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2023 poised to become hottest year on record

Scientists using proxies such as ice cores, tree rings and corals have also said this is the warmest decade Earth has seen in about 125,000 years.
2023 poised to become hottest year on record
Posted at 2:15 PM, Dec 06, 2023
and last updated 2023-12-06 14:16:02-05

For the sixth month in a row, Earth set a new monthly record for heat, and also added the hottest autumn to the litany of record-breaking heat this year, the European climate agency calculated.

And with only one month left, 2023 is on the way to smashing the record for hottest year.

November was nearly a third of a degree Celsius (0.57 degrees Fahrenheit) hotter than the previous hottest November, the European Space Agency's Copernicus Climate Change Service announced. November was 1.75 degrees Celsius (3.15 degrees Fahrenheit) warmer than pre-industrial times, tying October and behind September, for the hottest above average for any month, the scientists said.

“The last half year has truly been shocking," said Copernicus Deputy Director Samantha Burgess. "Scientists are running out of adjectives to describe this.’’

November averaged 14.22 degrees Celsius (57.6 degrees Fahrenheit), which is 0.85 degrees Celsius (1.5 degrees Fahrenheit) warmer than the average the last 30 years. Two days during the month were 2 degrees Celsius (3.6 degrees Fahrenheit) warmer than pre-industrial times, something that hadn't happened before, according to Burgess.

So far this year is 1.46 degrees Celsius (2.6 degrees Fahrenheit) warmer than pre-industrial times, about a seventh of a degree warmer than the previous warmest year of 2016, Copernicus scientists calculated. That's very close to the international threshold the world set for climate change.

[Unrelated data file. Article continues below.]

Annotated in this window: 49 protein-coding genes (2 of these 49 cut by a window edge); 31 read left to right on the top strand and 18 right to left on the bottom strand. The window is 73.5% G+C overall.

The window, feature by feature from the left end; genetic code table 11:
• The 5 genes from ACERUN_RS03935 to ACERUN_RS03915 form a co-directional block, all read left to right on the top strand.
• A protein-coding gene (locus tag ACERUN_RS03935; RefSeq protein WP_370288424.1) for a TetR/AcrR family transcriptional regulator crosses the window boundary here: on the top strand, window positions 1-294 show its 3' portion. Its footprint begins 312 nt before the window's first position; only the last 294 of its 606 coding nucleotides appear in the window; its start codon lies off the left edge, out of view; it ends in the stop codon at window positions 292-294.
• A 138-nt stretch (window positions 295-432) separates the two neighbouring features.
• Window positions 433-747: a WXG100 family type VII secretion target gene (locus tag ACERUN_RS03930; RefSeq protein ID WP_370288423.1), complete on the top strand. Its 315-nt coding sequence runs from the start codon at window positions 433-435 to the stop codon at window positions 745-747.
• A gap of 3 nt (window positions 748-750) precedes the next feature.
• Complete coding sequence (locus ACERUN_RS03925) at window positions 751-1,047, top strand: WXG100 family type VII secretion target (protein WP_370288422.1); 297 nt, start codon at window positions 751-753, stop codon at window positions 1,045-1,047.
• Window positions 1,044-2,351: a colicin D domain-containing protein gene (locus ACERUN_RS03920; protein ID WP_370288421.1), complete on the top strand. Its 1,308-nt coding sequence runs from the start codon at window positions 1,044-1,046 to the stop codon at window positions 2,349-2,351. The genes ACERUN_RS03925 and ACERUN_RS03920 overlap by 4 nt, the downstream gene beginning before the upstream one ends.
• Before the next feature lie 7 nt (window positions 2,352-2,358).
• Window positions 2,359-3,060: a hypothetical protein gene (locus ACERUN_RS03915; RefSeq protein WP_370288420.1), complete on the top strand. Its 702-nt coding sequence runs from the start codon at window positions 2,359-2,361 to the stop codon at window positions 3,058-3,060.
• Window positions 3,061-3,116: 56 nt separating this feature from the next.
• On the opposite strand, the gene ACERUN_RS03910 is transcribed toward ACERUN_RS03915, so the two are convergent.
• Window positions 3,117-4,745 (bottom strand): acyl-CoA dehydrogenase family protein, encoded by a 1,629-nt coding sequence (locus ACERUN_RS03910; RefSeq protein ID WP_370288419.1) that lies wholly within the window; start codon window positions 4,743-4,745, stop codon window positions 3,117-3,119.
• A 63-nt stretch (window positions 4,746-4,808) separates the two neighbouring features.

SEE MORE: USDA's new 'Plant Hardiness Zone Map' shows half the country is warmer

The 2015 Paris climate agreement set a goal of limiting global warming to 1.5 degrees (2.7 degrees Fahrenheit) above pre-industrial times over the long term and failing that at least 2 degrees (3.6 degrees Fahrenheit). Diplomats, scientists, activists and others meeting at the United Nations climate conference in Dubai for nearly two weeks are trying to find ways to limit warming to those levels, but the planet isn't cooperating.

Scientists calculate with the promises countries around the world have made and the actions they have taken, Earth is on track to warm 2.7 to 2.9 degrees Celsius (4.9 to 5.2 degrees) above pre-industrial times.

The northern autumn is also the hottest fall the world has had on record, Copernicus calculated.

Copernicus records go back to 1940. United States government calculated records go back to 1850. Scientists using proxies such as ice cores, tree rings and corals have said this is the warmest decade Earth has seen in about 125,000 years, dating back before human civilization. And the last several months have been the hottest of the last decade.

Scientists say there are two driving forces behind the six straight record hottest months in a row. One is human-caused climate change from the burning of coal, oil and gas. That's like an escalator. But the natural El Nino-La Nina cycle is like jumping up or down on that escalator.

The world is in a potent El Nino, which is a temporary warming of parts of the central Pacific that changes weather worldwide, and that adds to global temperatures already spiked by climate change.

It's only going to get warmer as long as the world keeps pouring greenhouse gases into the atmosphere, Burgess said. And she said that means “catastrophic floods, fires, heat waves, droughts will continue.'’

“2023 is very likely to be a cool year in the future unless we do something about our dependence on fossil fuels," Burgess said.

SEE MORE: Developing nations say rich world needs to do more for climate change


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